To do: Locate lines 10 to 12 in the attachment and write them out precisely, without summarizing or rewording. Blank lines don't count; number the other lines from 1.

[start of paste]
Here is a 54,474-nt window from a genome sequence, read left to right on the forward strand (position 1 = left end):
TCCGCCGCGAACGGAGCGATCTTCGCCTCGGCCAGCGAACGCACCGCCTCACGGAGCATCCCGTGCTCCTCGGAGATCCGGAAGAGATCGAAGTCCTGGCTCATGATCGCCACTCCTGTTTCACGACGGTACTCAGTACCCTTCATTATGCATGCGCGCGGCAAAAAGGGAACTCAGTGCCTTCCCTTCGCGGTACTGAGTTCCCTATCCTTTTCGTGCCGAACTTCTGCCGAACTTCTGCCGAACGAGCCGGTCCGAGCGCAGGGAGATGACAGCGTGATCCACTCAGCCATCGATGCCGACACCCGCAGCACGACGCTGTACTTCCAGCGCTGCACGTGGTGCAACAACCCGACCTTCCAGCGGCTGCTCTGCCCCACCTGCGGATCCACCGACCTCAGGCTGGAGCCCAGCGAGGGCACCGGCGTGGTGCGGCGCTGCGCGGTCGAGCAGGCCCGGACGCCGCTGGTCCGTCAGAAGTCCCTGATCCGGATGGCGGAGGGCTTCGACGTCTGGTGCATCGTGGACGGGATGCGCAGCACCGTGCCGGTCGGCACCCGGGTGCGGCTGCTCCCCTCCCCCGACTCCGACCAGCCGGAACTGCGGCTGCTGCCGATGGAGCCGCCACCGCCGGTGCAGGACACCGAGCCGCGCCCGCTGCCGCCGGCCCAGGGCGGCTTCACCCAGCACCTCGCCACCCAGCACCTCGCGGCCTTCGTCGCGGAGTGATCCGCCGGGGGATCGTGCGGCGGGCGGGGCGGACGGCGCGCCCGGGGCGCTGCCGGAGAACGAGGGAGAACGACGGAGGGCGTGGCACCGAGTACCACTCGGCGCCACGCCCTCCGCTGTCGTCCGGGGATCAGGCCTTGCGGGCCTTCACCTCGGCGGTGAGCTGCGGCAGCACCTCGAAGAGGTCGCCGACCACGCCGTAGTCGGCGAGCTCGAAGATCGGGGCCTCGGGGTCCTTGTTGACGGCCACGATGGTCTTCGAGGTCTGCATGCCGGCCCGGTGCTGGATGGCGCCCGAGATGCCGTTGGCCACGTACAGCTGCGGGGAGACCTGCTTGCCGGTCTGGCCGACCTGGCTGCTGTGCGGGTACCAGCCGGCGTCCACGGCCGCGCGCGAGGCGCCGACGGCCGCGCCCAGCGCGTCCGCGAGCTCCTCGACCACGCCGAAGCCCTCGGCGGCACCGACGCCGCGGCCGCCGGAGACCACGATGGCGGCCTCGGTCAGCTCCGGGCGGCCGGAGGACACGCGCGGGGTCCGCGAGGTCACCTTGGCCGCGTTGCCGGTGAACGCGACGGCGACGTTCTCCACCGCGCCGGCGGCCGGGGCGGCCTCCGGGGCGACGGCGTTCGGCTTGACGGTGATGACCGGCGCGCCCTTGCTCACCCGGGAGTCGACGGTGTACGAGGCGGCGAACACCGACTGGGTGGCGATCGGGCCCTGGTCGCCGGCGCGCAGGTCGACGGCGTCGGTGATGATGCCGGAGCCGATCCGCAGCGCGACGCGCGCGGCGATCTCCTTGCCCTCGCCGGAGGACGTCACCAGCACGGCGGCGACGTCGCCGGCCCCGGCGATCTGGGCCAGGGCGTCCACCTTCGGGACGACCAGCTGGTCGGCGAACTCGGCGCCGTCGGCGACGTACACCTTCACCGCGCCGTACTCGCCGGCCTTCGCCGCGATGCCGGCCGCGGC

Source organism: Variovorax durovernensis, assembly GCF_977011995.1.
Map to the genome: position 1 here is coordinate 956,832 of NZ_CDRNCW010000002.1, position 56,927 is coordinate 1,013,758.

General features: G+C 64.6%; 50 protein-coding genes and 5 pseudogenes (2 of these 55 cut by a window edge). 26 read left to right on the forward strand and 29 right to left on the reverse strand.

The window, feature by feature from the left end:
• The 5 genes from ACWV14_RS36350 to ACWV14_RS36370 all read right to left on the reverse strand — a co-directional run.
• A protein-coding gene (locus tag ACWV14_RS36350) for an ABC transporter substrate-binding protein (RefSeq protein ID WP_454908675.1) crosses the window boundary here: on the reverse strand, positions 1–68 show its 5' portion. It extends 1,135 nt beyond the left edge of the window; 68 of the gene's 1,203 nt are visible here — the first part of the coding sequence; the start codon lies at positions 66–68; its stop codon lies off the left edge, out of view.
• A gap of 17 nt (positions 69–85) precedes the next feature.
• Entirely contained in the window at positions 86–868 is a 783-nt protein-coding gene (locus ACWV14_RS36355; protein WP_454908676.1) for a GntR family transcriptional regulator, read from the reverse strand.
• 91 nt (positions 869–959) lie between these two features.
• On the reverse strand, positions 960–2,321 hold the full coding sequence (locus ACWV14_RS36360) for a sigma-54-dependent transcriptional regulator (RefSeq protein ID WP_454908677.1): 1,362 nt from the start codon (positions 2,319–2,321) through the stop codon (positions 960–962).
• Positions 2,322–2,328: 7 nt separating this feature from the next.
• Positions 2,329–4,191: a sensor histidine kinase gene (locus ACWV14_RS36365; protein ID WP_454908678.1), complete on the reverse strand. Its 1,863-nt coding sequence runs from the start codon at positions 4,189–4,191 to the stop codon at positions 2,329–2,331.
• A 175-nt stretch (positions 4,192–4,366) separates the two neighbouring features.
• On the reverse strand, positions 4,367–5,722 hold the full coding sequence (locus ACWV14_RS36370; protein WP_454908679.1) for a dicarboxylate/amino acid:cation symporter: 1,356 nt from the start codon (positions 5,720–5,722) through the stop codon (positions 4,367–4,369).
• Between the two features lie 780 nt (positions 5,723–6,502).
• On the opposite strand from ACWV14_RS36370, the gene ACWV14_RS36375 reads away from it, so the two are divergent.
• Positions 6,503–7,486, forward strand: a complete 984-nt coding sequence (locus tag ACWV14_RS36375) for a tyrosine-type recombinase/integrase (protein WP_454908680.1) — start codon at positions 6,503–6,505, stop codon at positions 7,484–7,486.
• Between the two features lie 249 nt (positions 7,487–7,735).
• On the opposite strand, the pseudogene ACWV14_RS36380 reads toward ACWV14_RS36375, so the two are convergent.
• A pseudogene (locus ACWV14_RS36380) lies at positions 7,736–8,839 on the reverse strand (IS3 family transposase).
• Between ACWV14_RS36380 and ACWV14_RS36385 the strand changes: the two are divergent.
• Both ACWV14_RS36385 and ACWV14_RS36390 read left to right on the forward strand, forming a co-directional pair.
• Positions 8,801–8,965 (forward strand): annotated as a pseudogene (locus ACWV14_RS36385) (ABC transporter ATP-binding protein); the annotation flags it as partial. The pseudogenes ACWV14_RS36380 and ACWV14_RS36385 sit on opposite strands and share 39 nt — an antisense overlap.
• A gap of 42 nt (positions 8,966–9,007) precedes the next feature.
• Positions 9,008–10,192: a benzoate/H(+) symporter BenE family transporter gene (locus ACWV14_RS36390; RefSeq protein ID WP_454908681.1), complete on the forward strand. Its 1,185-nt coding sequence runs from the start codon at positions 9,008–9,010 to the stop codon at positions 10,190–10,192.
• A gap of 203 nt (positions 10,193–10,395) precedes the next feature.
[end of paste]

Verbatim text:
• Entirely contained in the window at positions 86–868 is a 783-nt protein-coding gene (locus ACWV14_RS36355; protein WP_454908676.1) for a GntR family transcriptional regulator, read from the reverse strand.
• 91 nt (positions 869–959) lie between these two features.
• On the reverse strand, positions 960–2,321 hold the full coding sequence (locus ACWV14_RS36360) for a sigma-54-dependent transcriptional regulator (RefSeq protein ID WP_454908677.1): 1,362 nt from the start codon (positions 2,319–2,321) through the stop codon (positions 960–962).